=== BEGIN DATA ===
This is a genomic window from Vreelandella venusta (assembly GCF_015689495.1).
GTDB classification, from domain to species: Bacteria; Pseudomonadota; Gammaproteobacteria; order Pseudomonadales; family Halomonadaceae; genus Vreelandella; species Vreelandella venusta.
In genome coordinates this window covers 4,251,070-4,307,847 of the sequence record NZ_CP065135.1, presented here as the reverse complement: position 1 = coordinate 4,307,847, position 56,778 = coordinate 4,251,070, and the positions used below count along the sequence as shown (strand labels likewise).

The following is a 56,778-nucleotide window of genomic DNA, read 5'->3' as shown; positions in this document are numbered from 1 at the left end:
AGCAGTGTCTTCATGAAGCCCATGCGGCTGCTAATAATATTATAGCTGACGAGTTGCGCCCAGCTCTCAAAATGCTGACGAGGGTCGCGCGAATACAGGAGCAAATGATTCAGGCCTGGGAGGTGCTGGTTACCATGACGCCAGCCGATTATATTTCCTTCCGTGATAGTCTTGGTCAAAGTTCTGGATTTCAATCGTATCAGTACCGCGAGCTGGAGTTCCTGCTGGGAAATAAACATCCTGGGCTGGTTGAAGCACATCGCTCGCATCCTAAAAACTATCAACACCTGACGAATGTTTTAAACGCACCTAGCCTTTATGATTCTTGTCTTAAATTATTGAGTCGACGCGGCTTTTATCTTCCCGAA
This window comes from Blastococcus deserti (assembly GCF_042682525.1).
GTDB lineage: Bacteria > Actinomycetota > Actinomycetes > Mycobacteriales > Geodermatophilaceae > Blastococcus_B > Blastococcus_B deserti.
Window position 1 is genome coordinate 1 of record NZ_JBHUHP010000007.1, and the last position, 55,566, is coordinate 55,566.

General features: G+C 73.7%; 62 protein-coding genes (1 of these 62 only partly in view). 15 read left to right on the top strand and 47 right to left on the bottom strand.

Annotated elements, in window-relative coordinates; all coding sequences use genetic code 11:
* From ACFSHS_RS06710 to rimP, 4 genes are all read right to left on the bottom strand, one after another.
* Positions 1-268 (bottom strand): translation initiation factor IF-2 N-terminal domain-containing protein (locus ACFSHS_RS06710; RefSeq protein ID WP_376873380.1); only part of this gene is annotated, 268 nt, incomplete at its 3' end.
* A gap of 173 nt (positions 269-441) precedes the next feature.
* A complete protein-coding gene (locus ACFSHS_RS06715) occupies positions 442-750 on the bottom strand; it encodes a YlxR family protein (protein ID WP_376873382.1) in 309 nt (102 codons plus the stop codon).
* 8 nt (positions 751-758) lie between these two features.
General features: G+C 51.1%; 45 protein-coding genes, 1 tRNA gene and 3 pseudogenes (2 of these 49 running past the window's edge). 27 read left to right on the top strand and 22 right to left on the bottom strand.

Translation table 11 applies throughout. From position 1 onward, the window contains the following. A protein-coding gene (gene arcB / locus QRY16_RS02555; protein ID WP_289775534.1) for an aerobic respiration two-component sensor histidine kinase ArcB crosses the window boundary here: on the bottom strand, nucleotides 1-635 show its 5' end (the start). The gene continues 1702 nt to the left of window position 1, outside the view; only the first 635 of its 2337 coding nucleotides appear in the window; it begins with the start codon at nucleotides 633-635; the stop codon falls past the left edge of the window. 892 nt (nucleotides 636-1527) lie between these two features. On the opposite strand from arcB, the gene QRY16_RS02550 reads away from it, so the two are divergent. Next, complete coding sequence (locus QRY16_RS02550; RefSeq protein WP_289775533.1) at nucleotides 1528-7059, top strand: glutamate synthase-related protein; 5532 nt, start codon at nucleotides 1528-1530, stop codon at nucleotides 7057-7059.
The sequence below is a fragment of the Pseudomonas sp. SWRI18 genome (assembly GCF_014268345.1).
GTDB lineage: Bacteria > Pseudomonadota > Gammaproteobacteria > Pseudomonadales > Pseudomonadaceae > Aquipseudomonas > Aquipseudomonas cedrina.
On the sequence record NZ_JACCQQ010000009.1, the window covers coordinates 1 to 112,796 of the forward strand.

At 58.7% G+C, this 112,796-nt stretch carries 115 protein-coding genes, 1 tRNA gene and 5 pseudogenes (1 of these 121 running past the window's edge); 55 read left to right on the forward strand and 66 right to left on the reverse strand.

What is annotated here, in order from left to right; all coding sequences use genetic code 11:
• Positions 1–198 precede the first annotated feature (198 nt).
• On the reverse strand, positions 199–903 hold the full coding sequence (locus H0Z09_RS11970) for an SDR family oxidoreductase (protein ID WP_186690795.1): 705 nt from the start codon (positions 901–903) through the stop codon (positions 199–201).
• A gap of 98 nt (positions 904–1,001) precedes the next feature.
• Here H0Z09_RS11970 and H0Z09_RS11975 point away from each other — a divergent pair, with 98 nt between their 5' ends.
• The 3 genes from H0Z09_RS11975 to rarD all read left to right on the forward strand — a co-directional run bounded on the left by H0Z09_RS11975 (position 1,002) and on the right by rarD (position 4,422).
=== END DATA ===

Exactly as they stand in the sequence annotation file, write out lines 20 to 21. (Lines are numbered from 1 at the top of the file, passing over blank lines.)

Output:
On the sequence record NZ_JACCQQ010000009.1, the window covers coordinates 1 to 112,796 of the forward strand.

At 58.7% G+C, this 112,796-nt stretch carries 115 protein-coding genes, 1 tRNA gene and 5 pseudogenes (1 of these 121 running past the window's edge); 55 read left to right on the forward strand and 66 right to left on the reverse strand.